XinShi gives me what we call monster kisses -- mouth wide open generally mixed with some sweet baby attack noise. I don't know what to make of it, but while her foster mother was holding her, she kept wanting to lean in and give me monster kiss after silly monster kiss. Her foster mother seemed so kind and sweet. I wish we were allowed to get to know her, but the visit was very short and she had two babies in her home that had started to cry.

The director then wanted to stop and buy us, XiXi, Mary and our driver each a bottle of the rice wine and some garlic. After waiting in the car for them to make the purchases, we were only able to give he and his wife a quick good-bye then we were headed away from Shanggao. There are some beautiful parks there and a hotel so I am already looking forward to a visit again. XiXi said things in China are changing so quickly that it will probably look very different when we come back.

The drive out and back could have its own post, but I am a bit overwhelmed by everything we saw. I could have walked to Shanggao and taken a picture every three steps. On the way back, XiXi stopped at a house and to buy chestnuts and I am again amazed at the homes and kind hearted people. She let us wander through her home while she gathered chestnuts for XiXi. She has very little, but based on her conversation, XiXi said the woman must work very hard and is actually doing very well for a farmer. My eyeballs were dry by the time we got home because I hardly wanted to blink and possibly miss something the hour and half drive each way.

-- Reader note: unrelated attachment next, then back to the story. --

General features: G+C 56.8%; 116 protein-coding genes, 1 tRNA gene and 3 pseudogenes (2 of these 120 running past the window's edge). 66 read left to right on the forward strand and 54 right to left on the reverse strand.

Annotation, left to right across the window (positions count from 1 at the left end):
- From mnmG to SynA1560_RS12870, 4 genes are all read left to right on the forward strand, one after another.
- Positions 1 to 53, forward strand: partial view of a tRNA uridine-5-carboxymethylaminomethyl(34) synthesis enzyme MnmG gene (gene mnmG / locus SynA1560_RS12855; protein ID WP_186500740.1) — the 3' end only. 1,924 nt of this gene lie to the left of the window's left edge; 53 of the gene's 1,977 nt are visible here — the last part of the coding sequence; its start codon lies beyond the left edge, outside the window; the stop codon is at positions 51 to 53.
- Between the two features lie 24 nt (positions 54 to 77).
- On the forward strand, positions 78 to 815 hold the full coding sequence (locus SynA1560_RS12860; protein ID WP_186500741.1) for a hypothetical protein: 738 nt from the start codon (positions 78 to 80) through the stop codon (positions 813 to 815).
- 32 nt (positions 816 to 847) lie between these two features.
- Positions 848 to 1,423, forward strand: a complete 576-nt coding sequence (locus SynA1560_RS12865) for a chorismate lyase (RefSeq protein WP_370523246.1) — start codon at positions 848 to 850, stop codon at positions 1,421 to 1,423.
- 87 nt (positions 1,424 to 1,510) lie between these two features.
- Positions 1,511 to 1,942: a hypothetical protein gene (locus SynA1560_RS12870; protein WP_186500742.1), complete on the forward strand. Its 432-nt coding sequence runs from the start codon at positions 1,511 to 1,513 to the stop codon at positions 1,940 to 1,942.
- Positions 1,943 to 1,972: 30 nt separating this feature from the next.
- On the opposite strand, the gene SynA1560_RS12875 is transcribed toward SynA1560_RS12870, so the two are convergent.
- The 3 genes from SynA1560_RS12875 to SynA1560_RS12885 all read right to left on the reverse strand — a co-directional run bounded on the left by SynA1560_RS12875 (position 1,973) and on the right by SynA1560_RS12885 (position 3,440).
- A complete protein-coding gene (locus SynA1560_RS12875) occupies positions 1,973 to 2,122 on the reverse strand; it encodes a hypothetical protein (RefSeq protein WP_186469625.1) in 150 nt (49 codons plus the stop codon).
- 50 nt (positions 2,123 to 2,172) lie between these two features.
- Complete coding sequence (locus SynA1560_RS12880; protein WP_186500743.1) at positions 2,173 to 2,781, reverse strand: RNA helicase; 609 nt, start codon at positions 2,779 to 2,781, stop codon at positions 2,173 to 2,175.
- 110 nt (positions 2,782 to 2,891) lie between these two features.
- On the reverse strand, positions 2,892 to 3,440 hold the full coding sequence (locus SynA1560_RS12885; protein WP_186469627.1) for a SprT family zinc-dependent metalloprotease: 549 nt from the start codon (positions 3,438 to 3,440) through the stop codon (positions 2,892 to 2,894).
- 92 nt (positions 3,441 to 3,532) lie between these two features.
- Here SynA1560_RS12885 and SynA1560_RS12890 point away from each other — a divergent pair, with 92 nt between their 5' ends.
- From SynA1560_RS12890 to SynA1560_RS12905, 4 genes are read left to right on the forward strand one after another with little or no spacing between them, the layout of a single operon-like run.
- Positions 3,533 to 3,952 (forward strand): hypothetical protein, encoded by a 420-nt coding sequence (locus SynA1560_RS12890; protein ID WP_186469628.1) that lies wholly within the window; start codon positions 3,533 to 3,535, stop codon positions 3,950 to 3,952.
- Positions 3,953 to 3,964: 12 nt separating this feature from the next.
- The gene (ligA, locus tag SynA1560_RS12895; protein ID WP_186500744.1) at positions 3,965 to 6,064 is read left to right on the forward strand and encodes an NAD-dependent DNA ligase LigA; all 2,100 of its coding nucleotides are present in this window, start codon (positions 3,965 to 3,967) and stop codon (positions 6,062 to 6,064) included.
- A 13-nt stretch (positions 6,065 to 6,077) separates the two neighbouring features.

We feel very fortunate to have been allowed by Director Wu to include this visit during our adoption trip and will always be grateful to him.


8 Comments:

Blogger Krissy said...

OMG!! That is so awesome! I can't believe what an amazing adventure that must have been ~ and such a great experience ~ I am so glad you're writing it all down so you can share w/Lyvi later!!

We saw Lindsay this morning ~ H & L were inseparable from the moment we picked her up... They both cried when L had to go! :) Got to hug/kiss J & D too!!

We miss you guys... K

7:37 PM  
Blogger kimb said...

I know you were hoping to meet the foster mother, so I am so happy for you. You both are glowing. Have a great rest of the trip and we will see y'all soon!!

9:29 PM  
Anonymous Anonymous said...